Don’t Overestimate Piscine Individualism!

Undulate triggerfish (Balistapus undulatus) are well-known for their belligerent nature

Undulate triggerfish (Balistapus undulatus) are well-known for their belligerent nature

LFS staffer to customer eyeing sohal tang as potential purchase: “Hmm, I don’t think that fish would be a good choice for your tank. It can get very aggressive, and most of the fish you have in there now are pretty shy and passive.

Customer to staffer: “Yeah, I know sohals have a reputation for aggressiveness, but it’ll be the last fish introduced to the tank. Besides, you have to remember that individuals of a species are going to vary to some degree in their behavior. I’m willing to take my chances.”

This is one of those circumstances (albeit a totally fabricated one) in which a hobbyist willingly ignores good advice and overrides common sense because, come hell or high water, he or she just really wants a particular specimen. And, in this context, referencing the variable behavior among individuals within a species is merely another manifestation of self-delusion.

Don’t get me wrong, there most definitely can be considerable behavioral variation within a species. For example, I’ve kept several yellow tangs over the years, and these individuals have ranged in their level of assertiveness toward perceived competitors anywhere from pushover to outright bully. But the lesson I learned from that wasn’t, “Hey, some of these guys are surprisingly peaceful, so you can pretty much keep them with anything.” Just the opposite, it was more like, “Hey, some of these guys are downright belligerent, so it’s best to err on the side of caution and avoid keeping them with any species that might tick them off.”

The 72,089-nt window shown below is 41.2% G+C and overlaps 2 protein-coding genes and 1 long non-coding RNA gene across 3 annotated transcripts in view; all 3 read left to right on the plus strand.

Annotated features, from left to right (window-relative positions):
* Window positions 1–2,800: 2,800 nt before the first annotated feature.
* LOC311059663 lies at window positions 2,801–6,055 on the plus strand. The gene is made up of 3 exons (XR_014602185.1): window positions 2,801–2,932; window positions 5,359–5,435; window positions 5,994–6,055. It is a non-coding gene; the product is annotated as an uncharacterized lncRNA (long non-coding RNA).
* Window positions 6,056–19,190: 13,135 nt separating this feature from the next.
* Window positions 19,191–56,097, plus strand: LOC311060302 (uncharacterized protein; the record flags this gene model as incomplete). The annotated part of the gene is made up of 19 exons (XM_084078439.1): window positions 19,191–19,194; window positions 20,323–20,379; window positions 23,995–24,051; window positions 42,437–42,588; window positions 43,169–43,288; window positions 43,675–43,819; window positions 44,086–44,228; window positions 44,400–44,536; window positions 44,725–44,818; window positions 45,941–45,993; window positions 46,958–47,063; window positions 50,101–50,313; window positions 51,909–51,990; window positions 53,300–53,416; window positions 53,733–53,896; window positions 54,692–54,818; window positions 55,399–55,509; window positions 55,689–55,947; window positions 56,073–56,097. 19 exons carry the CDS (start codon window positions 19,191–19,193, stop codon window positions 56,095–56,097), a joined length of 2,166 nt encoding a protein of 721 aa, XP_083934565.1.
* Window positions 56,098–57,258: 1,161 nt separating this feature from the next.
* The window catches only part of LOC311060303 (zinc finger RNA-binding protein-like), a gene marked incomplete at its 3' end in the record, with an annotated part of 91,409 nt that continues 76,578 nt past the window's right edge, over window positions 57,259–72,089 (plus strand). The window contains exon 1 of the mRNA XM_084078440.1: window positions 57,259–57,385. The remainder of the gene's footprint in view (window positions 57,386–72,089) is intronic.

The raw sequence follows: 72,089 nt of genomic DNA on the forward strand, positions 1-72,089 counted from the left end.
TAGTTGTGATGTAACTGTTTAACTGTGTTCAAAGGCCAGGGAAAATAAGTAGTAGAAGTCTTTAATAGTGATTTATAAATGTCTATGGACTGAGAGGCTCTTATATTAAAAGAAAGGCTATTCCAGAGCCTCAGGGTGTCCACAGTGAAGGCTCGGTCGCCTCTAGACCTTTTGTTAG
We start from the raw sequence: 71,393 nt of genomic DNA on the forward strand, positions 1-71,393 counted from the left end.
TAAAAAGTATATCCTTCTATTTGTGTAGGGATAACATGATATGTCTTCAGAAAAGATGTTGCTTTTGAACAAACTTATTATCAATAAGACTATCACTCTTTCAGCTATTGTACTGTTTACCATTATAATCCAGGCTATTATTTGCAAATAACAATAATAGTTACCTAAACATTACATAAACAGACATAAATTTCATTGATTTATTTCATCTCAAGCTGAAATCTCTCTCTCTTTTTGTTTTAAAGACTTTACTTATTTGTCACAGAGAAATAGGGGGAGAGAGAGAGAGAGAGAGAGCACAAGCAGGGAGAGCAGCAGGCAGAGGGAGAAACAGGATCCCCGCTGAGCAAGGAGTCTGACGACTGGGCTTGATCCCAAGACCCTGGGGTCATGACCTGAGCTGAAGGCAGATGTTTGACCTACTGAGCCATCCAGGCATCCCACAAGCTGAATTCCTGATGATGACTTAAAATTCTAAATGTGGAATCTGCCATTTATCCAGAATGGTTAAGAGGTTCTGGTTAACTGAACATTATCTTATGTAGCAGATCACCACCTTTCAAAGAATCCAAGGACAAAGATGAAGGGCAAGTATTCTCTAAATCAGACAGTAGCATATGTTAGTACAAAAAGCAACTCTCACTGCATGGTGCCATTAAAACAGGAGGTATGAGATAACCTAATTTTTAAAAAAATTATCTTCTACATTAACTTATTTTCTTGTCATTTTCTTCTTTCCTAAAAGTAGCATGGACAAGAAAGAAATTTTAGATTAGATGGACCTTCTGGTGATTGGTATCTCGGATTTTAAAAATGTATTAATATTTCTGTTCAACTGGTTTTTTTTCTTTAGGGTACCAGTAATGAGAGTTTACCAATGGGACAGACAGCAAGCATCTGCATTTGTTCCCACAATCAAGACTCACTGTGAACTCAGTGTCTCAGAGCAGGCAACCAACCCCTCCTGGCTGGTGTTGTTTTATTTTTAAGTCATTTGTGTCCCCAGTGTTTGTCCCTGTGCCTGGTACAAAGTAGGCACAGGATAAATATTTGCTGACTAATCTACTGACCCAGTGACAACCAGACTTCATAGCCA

With respect to Acanthurus sohal, the species cited in the spurious conversation above, it’s true enough that some individuals are going to be less aggressive than others. But even a relatively peaceful sohal could still be pretty feisty once it reaches maturity. And let’s face it, just how different are any two undulate triggerfish specimens really going to be from another when it comes to their characteristic explosive aggression? I’d say not different enough to ever warrant keeping one with other fish in a home aquarium.

Also keep in mind that individuals of certain aggressive species are sometimes prone to “Jekyll-and-Hyde” behavior. That is, they may behave peacefully toward tankmates for a time but then suddenly turn on them violently.

So what’s the practical message you should take away from this? It’s always best to stock fish with the assumption that all the individuals purchased will exhibit the least desirable traits commonly associated with their species. That way, you’ll never be caught off guard by a fish suddenly “going rogue,” but you may pleasantly surprised by an individual proving to be more peaceful than expected.

Photo credit: melila

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About Jeff Kurtz

Jeff Kurtz is the Co-founder/Editor of Saltwater Smarts, former Senior Consulting Editor for Tropical Fish Hobbyist Magazine, and the aquarist formerly known as “The Salt Creep.” He has been an aquarium hobbyist for over 30 years and is an avid scuba diver.

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